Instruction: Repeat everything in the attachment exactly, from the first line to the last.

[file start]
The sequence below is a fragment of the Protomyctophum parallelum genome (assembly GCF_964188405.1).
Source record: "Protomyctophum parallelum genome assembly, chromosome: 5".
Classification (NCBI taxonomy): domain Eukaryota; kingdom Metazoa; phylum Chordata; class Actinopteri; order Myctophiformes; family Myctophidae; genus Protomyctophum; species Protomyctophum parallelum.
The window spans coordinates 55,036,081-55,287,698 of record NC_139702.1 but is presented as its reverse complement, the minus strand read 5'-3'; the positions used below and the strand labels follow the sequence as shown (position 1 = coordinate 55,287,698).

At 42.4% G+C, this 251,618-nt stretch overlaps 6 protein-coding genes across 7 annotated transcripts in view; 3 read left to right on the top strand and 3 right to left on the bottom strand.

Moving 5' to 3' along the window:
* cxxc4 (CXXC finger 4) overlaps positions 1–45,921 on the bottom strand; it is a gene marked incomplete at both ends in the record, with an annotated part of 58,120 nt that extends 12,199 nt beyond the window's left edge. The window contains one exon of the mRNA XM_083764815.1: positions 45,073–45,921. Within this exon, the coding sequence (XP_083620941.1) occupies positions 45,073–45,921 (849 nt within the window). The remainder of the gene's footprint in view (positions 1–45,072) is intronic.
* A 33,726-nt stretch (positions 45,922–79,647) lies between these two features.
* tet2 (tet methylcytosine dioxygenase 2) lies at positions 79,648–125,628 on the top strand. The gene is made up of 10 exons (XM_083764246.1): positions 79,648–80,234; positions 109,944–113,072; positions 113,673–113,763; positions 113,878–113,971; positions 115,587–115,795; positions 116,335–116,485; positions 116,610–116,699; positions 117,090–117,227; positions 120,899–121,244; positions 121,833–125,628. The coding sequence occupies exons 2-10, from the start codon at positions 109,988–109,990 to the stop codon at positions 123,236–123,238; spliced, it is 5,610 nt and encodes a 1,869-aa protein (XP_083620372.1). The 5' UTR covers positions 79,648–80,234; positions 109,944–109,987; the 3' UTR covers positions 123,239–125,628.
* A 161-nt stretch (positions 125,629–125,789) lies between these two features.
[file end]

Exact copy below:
The sequence below is a fragment of the Protomyctophum parallelum genome (assembly GCF_964188405.1).
Source record: "Protomyctophum parallelum genome assembly, chromosome: 5".
Classification (NCBI taxonomy): domain Eukaryota; kingdom Metazoa; phylum Chordata; class Actinopteri; order Myctophiformes; family Myctophidae; genus Protomyctophum; species Protomyctophum parallelum.
The window spans coordinates 55,036,081-55,287,698 of record NC_139702.1 but is presented as its reverse complement, the minus strand read 5'-3'; the positions used below and the strand labels follow the sequence as shown (position 1 = coordinate 55,287,698).

At 42.4% G+C, this 251,618-nt stretch overlaps 6 protein-coding genes across 7 annotated transcripts in view; 3 read left to right on the top strand and 3 right to left on the bottom strand.

Moving 5' to 3' along the window:
* cxxc4 (CXXC finger 4) overlaps positions 1–45,921 on the bottom strand; it is a gene marked incomplete at both ends in the record, with an annotated part of 58,120 nt that extends 12,199 nt beyond the window's left edge. The window contains one exon of the mRNA XM_083764815.1: positions 45,073–45,921. Within this exon, the coding sequence (XP_083620941.1) occupies positions 45,073–45,921 (849 nt within the window). The remainder of the gene's footprint in view (positions 1–45,072) is intronic.
* A 33,726-nt stretch (positions 45,922–79,647) lies between these two features.
* tet2 (tet methylcytosine dioxygenase 2) lies at positions 79,648–125,628 on the top strand. The gene is made up of 10 exons (XM_083764246.1): positions 79,648–80,234; positions 109,944–113,072; positions 113,673–113,763; positions 113,878–113,971; positions 115,587–115,795; positions 116,335–116,485; positions 116,610–116,699; positions 117,090–117,227; positions 120,899–121,244; positions 121,833–125,628. The coding sequence occupies exons 2-10, from the start codon at positions 109,988–109,990 to the stop codon at positions 123,236–123,238; spliced, it is 5,610 nt and encodes a 1,869-aa protein (XP_083620372.1). The 5' UTR covers positions 79,648–80,234; positions 109,944–109,987; the 3' UTR covers positions 123,239–125,628.
* A 161-nt stretch (positions 125,629–125,789) lies between these two features.